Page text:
Normally, people have a surge of this hormone shortly after waking, with levels gradually decreasing throughout the day. It is thought this surge makes the brain alert, preparing the body for the day and helping the person to be aware of changes happening around them.
However, a new study has found that children with Asperger Syndrome (AS) do not experience this surge. The researchers believe these findings may help to explain why individuals with this condition have difficulties with minor changes to their routine or changes in their environment.
“Cortisol is one of a family of stress hormones that acts like a ‘red alert’ that is triggered by stressful situations allowing a person to react quickly to changes around them”, lead researcher Mark Brosnan explained. “In most people, there is a two-fold increase in levels of this hormone within 30 minutes of waking up, with levels gradually declining during the day as part of the internal body clock.”
He continues: “Our study found that the children with AS did not have this peak although levels of the hormone still decreased during the day as normal. Although these are early days, we think this difference in stress hormone levels could be really significant in explaining why children with AS are less able to react and cope with unexpected change.”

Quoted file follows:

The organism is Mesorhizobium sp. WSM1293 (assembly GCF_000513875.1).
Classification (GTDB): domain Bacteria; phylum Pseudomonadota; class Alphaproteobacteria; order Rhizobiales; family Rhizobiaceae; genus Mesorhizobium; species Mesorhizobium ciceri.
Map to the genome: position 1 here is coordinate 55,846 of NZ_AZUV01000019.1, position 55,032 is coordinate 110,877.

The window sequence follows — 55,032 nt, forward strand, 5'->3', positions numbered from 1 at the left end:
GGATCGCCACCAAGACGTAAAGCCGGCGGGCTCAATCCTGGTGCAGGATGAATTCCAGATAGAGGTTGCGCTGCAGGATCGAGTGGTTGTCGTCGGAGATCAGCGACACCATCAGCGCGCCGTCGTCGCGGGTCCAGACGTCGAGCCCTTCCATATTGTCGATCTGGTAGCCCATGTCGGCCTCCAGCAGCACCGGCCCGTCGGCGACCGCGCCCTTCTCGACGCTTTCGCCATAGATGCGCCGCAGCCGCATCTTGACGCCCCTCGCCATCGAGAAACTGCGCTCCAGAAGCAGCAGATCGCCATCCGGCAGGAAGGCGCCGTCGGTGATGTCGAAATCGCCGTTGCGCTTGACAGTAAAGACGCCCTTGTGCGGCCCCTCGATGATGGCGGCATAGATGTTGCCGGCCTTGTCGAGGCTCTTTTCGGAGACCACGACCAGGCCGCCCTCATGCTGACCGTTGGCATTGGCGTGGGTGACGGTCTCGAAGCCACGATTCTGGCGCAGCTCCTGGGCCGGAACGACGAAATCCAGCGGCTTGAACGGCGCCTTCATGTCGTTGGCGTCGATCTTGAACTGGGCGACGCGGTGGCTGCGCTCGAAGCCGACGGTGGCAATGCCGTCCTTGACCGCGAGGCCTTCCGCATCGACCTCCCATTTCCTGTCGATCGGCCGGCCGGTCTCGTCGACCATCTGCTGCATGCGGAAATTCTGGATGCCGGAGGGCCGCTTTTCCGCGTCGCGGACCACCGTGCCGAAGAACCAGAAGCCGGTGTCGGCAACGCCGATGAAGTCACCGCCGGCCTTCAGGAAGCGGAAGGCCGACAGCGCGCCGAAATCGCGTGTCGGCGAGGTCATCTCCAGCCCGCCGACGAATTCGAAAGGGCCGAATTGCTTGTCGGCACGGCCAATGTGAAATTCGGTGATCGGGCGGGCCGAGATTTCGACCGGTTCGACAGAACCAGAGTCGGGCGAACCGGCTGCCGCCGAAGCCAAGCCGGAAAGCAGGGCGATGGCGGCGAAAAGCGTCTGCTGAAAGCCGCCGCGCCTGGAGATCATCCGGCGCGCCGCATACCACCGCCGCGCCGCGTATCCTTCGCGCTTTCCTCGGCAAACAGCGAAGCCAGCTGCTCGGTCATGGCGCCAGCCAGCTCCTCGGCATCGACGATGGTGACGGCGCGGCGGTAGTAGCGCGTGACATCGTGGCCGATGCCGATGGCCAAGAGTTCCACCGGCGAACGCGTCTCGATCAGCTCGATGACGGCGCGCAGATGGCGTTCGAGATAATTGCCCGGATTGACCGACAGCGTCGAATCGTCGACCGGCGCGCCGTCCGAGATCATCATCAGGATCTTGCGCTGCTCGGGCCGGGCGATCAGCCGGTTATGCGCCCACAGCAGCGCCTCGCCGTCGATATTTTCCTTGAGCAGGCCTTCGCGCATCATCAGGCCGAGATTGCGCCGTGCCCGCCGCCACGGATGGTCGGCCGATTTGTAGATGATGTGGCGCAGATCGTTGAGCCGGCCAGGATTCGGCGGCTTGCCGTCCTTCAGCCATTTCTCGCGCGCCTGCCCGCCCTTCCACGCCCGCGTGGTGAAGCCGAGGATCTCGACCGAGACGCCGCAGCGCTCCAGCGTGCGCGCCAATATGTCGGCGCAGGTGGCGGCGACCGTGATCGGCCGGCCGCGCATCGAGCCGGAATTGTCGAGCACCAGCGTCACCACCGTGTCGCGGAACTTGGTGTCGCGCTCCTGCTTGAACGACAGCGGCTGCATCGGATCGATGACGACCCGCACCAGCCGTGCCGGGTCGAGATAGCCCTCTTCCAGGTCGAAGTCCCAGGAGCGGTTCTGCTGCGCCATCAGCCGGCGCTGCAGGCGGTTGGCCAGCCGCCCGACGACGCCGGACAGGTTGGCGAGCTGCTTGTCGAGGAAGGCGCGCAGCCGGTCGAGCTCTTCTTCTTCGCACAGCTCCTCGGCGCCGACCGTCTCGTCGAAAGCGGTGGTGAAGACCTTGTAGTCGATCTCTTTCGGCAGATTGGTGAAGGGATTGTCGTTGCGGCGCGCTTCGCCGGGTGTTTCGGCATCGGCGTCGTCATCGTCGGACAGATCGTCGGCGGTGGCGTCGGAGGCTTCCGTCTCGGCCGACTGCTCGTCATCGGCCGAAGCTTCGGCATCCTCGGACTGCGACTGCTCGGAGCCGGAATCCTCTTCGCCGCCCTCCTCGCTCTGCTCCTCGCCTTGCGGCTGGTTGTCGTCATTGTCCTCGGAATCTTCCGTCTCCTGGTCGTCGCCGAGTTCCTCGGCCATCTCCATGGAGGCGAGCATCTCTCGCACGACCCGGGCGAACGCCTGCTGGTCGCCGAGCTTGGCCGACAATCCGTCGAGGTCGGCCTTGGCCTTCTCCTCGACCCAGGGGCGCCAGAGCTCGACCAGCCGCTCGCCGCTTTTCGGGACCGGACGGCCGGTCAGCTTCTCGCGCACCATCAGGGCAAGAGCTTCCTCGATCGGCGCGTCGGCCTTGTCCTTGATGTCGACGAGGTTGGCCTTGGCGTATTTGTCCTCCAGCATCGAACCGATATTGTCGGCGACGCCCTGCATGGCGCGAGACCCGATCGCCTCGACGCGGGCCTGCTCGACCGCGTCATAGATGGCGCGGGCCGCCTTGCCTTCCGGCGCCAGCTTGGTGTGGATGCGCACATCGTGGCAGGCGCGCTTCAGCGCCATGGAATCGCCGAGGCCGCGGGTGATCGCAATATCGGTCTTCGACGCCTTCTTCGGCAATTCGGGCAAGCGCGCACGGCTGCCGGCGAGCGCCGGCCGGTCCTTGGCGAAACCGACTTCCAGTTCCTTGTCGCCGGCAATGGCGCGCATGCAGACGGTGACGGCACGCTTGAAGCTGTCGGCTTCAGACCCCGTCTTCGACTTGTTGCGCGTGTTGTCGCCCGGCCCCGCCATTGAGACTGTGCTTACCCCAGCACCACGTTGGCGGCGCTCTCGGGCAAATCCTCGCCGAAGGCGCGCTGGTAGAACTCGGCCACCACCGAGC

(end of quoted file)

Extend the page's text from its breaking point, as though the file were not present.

Julie Turner-Cobb, co-author on the study, said: “These findings are important as they give us a clearer understanding about how some of the symptoms we see in AS are linked to how an individual adapts to change at a chemical level."
The researchers hope that by understanding the symptoms of AS as a stress response rather than a behavioural problem it could help carers and teachers develop strategies for avoiding situations that might cause distress in children with the condition.
MEDICA.de; Source: University of Bath